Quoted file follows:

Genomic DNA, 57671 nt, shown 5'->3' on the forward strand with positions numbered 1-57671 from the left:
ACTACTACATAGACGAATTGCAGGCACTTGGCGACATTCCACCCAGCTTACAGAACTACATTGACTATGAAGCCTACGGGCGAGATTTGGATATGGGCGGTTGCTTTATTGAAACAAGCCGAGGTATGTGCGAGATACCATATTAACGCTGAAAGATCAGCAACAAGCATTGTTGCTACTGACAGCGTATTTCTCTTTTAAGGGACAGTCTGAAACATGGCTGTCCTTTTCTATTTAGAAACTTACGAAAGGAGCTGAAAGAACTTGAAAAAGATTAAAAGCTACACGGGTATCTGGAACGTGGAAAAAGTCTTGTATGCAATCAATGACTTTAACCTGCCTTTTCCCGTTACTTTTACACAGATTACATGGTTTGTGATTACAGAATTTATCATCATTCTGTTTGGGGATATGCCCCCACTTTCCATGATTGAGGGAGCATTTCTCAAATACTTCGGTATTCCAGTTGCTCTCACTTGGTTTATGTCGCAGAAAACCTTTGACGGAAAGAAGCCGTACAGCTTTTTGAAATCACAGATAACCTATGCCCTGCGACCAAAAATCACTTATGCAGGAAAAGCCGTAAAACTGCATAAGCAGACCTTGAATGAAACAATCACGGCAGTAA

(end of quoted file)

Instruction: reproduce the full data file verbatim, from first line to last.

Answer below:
Genomic DNA, 57671 nt, shown 5'->3' on the forward strand with positions numbered 1-57671 from the left:
ACTACTACATAGACGAATTGCAGGCACTTGGCGACATTCCACCCAGCTTACAGAACTACATTGACTATGAAGCCTACGGGCGAGATTTGGATATGGGCGGTTGCTTTATTGAAACAAGCCGAGGTATGTGCGAGATACCATATTAACGCTGAAAGATCAGCAACAAGCATTGTTGCTACTGACAGCGTATTTCTCTTTTAAGGGACAGTCTGAAACATGGCTGTCCTTTTCTATTTAGAAACTTACGAAAGGAGCTGAAAGAACTTGAAAAAGATTAAAAGCTACACGGGTATCTGGAACGTGGAAAAAGTCTTGTATGCAATCAATGACTTTAACCTGCCTTTTCCCGTTACTTTTACACAGATTACATGGTTTGTGATTACAGAATTTATCATCATTCTGTTTGGGGATATGCCCCCACTTTCCATGATTGAGGGAGCATTTCTCAAATACTTCGGTATTCCAGTTGCTCTCACTTGGTTTATGTCGCAGAAAACCTTTGACGGAAAGAAGCCGTACAGCTTTTTGAAATCACAGATAACCTATGCCCTGCGACCAAAAATCACTTATGCAGGAAAAGCCGTAAAACTGCATAAGCAGACCTTGAATGAAACAATCACGGCAGTAA